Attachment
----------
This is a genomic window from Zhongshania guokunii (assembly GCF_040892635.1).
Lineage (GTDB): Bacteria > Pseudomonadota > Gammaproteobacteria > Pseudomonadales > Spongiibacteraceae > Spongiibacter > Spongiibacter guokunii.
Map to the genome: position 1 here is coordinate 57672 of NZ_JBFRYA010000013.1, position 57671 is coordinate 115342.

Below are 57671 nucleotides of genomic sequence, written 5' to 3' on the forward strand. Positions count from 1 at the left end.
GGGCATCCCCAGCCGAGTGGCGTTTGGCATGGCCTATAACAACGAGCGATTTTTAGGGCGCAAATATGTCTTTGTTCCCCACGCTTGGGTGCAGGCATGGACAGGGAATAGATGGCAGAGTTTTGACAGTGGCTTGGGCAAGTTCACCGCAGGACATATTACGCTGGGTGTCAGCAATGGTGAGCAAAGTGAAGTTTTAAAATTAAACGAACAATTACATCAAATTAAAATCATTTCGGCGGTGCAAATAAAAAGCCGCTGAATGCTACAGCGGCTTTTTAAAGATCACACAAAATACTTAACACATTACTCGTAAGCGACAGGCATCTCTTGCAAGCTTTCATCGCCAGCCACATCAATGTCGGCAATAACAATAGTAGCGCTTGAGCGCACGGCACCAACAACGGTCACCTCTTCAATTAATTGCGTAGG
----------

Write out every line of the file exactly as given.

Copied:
This is a genomic window from Zhongshania guokunii (assembly GCF_040892635.1).
Lineage (GTDB): Bacteria > Pseudomonadota > Gammaproteobacteria > Pseudomonadales > Spongiibacteraceae > Spongiibacter > Spongiibacter guokunii.
Map to the genome: position 1 here is coordinate 57672 of NZ_JBFRYA010000013.1, position 57671 is coordinate 115342.

Below are 57671 nucleotides of genomic sequence, written 5' to 3' on the forward strand. Positions count from 1 at the left end.
GGGCATCCCCAGCCGAGTGGCGTTTGGCATGGCCTATAACAACGAGCGATTTTTAGGGCGCAAATATGTCTTTGTTCCCCACGCTTGGGTGCAGGCATGGACAGGGAATAGATGGCAGAGTTTTGACAGTGGCTTGGGCAAGTTCACCGCAGGACATATTACGCTGGGTGTCAGCAATGGTGAGCAAAGTGAAGTTTTAAAATTAAACGAACAATTACATCAAATTAAAATCATTTCGGCGGTGCAAATAAAAAGCCGCTGAATGCTACAGCGGCTTTTTAAAGATCACACAAAATACTTAACACATTACTCGTAAGCGACAGGCATCTCTTGCAAGCTTTCATCGCCAGCCACATCAATGTCGGCAATAACAATAGTAGCGCTTGAGCGCACGGCACCAACAACGGTCACCTCTTCAATTAATTGCGTAGG